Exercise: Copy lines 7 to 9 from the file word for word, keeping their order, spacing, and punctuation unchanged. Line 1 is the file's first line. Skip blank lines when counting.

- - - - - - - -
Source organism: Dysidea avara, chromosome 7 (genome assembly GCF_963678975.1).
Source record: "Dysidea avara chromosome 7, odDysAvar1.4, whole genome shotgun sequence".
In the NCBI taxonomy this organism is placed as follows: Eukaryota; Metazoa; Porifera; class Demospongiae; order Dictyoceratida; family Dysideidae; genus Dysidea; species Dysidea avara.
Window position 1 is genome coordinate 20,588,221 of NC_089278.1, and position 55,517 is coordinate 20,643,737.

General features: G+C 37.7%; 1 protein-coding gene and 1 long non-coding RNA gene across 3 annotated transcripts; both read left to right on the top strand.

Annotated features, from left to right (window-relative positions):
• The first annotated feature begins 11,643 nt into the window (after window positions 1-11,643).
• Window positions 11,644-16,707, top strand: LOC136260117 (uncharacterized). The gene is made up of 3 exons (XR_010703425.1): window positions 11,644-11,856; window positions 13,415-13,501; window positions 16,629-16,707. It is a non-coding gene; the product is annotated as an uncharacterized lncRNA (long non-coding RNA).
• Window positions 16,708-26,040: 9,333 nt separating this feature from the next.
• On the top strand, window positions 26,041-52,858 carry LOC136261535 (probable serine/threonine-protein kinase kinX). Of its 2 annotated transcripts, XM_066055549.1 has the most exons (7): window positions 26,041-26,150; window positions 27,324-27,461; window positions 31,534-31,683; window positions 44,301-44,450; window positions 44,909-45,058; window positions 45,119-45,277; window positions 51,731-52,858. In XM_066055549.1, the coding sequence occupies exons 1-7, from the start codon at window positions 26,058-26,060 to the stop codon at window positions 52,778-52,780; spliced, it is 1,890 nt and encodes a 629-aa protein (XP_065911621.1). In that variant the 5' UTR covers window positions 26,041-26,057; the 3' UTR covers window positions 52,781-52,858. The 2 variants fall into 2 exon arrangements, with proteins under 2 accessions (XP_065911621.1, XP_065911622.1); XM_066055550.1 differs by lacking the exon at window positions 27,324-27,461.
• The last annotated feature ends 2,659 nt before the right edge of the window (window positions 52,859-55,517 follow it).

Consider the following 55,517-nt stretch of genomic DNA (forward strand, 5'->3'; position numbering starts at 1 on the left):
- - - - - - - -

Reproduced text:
• The first annotated feature begins 11,643 nt into the window (after window positions 1-11,643).
• Window positions 11,644-16,707, top strand: LOC136260117 (uncharacterized). The gene is made up of 3 exons (XR_010703425.1): window positions 11,644-11,856; window positions 13,415-13,501; window positions 16,629-16,707. It is a non-coding gene; the product is annotated as an uncharacterized lncRNA (long non-coding RNA).
• Window positions 16,708-26,040: 9,333 nt separating this feature from the next.